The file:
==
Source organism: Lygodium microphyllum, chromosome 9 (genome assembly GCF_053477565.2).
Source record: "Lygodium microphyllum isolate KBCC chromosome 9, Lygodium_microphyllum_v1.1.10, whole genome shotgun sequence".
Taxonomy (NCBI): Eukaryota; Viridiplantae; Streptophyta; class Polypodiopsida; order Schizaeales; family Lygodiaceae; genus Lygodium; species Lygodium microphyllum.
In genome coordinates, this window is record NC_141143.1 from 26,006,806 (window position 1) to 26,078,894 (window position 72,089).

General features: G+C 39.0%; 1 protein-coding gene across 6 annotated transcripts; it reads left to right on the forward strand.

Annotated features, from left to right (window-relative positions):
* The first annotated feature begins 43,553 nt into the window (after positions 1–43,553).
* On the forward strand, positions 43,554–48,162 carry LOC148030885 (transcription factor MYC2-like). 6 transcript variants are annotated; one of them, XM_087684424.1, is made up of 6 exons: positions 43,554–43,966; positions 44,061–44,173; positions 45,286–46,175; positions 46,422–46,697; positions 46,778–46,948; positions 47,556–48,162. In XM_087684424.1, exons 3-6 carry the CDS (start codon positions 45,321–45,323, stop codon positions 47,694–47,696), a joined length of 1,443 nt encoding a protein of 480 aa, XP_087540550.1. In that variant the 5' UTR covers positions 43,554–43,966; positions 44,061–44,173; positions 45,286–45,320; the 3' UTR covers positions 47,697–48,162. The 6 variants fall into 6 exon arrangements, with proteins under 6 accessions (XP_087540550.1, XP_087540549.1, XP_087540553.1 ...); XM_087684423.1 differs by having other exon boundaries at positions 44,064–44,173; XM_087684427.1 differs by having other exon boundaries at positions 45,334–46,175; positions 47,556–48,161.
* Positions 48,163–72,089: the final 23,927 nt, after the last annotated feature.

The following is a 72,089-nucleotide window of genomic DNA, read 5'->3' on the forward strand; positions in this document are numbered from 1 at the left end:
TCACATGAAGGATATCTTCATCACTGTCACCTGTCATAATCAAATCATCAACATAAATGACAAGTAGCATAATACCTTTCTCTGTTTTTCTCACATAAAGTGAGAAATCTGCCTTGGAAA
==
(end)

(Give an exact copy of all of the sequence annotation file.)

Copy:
Source organism: Lygodium microphyllum, chromosome 9 (genome assembly GCF_053477565.2).
Source record: "Lygodium microphyllum isolate KBCC chromosome 9, Lygodium_microphyllum_v1.1.10, whole genome shotgun sequence".
Taxonomy (NCBI): Eukaryota; Viridiplantae; Streptophyta; class Polypodiopsida; order Schizaeales; family Lygodiaceae; genus Lygodium; species Lygodium microphyllum.
In genome coordinates, this window is record NC_141143.1 from 26,006,806 (window position 1) to 26,078,894 (window position 72,089).

General features: G+C 39.0%; 1 protein-coding gene across 6 annotated transcripts; it reads left to right on the forward strand.

Annotated features, from left to right (window-relative positions):
* The first annotated feature begins 43,553 nt into the window (after positions 1–43,553).
* On the forward strand, positions 43,554–48,162 carry LOC148030885 (transcription factor MYC2-like). 6 transcript variants are annotated; one of them, XM_087684424.1, is made up of 6 exons: positions 43,554–43,966; positions 44,061–44,173; positions 45,286–46,175; positions 46,422–46,697; positions 46,778–46,948; positions 47,556–48,162. In XM_087684424.1, exons 3-6 carry the CDS (start codon positions 45,321–45,323, stop codon positions 47,694–47,696), a joined length of 1,443 nt encoding a protein of 480 aa, XP_087540550.1. In that variant the 5' UTR covers positions 43,554–43,966; positions 44,061–44,173; positions 45,286–45,320; the 3' UTR covers positions 47,697–48,162. The 6 variants fall into 6 exon arrangements, with proteins under 6 accessions (XP_087540550.1, XP_087540549.1, XP_087540553.1 ...); XM_087684423.1 differs by having other exon boundaries at positions 44,064–44,173; XM_087684427.1 differs by having other exon boundaries at positions 45,334–46,175; positions 47,556–48,161.
* Positions 48,163–72,089: the final 23,927 nt, after the last annotated feature.

The following is a 72,089-nucleotide window of genomic DNA, read 5'->3' on the forward strand; positions in this document are numbered from 1 at the left end:
TCACATGAAGGATATCTTCATCACTGTCACCTGTCATAATCAAATCATCAACATAAATGACAAGTAGCATAATACCTTTCTCTGTTTTTCTCACATAAAGTGAGAAATCTGCCTTGGAAA